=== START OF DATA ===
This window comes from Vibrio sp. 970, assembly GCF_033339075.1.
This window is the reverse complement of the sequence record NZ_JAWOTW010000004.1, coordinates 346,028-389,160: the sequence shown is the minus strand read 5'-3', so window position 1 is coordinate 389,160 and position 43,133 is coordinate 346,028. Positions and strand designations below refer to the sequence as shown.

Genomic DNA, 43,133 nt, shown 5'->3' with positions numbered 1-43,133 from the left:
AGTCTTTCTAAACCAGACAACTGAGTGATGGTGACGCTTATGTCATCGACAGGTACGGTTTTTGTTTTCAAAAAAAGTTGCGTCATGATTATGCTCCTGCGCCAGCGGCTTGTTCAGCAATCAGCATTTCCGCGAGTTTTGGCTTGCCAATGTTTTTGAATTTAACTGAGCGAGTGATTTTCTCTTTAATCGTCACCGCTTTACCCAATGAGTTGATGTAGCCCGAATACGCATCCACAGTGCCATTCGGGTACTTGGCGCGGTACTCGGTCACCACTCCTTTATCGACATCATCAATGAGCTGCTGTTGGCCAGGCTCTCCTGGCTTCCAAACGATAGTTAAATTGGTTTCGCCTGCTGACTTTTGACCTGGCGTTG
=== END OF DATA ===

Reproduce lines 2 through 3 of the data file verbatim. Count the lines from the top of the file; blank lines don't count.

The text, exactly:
This window is the reverse complement of the sequence record NZ_JAWOTW010000004.1, coordinates 346,028-389,160: the sequence shown is the minus strand read 5'-3', so window position 1 is coordinate 389,160 and position 43,133 is coordinate 346,028. Positions and strand designations below refer to the sequence as shown.

Genomic DNA, 43,133 nt, shown 5'->3' with positions numbered 1-43,133 from the left: